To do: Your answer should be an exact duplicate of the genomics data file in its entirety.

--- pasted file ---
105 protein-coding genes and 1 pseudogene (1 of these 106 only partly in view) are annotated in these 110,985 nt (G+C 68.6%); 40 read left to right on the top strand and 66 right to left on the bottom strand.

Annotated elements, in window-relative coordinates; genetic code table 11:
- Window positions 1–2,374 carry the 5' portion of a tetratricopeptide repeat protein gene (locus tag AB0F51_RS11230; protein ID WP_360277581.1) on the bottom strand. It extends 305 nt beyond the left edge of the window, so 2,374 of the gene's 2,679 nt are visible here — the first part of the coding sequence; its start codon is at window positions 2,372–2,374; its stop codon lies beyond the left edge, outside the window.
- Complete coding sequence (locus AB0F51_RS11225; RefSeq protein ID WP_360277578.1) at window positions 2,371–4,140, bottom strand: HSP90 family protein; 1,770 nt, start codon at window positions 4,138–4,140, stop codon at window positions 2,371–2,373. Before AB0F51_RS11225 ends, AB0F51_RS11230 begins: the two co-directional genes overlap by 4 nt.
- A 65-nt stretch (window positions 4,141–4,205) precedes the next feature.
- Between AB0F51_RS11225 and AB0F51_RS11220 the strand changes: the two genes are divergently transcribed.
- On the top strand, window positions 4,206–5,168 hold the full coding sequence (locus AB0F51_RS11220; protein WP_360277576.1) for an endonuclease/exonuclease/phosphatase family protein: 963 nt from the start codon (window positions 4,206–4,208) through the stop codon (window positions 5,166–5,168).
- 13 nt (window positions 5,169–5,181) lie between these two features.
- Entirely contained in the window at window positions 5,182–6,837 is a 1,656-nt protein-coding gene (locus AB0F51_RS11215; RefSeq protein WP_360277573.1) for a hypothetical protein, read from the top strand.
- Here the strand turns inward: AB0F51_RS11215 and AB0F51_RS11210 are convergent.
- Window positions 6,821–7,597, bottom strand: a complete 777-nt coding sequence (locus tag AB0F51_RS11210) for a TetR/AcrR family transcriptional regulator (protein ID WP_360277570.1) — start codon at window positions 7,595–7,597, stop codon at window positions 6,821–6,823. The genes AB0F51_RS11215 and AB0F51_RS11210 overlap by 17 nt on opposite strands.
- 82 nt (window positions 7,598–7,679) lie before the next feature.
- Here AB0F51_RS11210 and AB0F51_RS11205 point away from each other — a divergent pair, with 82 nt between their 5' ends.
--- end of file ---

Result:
105 protein-coding genes and 1 pseudogene (1 of these 106 only partly in view) are annotated in these 110,985 nt (G+C 68.6%); 40 read left to right on the top strand and 66 right to left on the bottom strand.

Annotated elements, in window-relative coordinates; genetic code table 11:
- Window positions 1–2,374 carry the 5' portion of a tetratricopeptide repeat protein gene (locus tag AB0F51_RS11230; protein ID WP_360277581.1) on the bottom strand. It extends 305 nt beyond the left edge of the window, so 2,374 of the gene's 2,679 nt are visible here — the first part of the coding sequence; its start codon is at window positions 2,372–2,374; its stop codon lies beyond the left edge, outside the window.
- Complete coding sequence (locus AB0F51_RS11225; RefSeq protein ID WP_360277578.1) at window positions 2,371–4,140, bottom strand: HSP90 family protein; 1,770 nt, start codon at window positions 4,138–4,140, stop codon at window positions 2,371–2,373. Before AB0F51_RS11225 ends, AB0F51_RS11230 begins: the two co-directional genes overlap by 4 nt.
- A 65-nt stretch (window positions 4,141–4,205) precedes the next feature.
- Between AB0F51_RS11225 and AB0F51_RS11220 the strand changes: the two genes are divergently transcribed.
- On the top strand, window positions 4,206–5,168 hold the full coding sequence (locus AB0F51_RS11220; protein WP_360277576.1) for an endonuclease/exonuclease/phosphatase family protein: 963 nt from the start codon (window positions 4,206–4,208) through the stop codon (window positions 5,166–5,168).
- 13 nt (window positions 5,169–5,181) lie between these two features.
- Entirely contained in the window at window positions 5,182–6,837 is a 1,656-nt protein-coding gene (locus AB0F51_RS11215; RefSeq protein WP_360277573.1) for a hypothetical protein, read from the top strand.
- Here the strand turns inward: AB0F51_RS11215 and AB0F51_RS11210 are convergent.
- Window positions 6,821–7,597, bottom strand: a complete 777-nt coding sequence (locus tag AB0F51_RS11210) for a TetR/AcrR family transcriptional regulator (protein ID WP_360277570.1) — start codon at window positions 7,595–7,597, stop codon at window positions 6,821–6,823. The genes AB0F51_RS11215 and AB0F51_RS11210 overlap by 17 nt on opposite strands.
- 82 nt (window positions 7,598–7,679) lie before the next feature.
- Here AB0F51_RS11210 and AB0F51_RS11205 point away from each other — a divergent pair, with 82 nt between their 5' ends.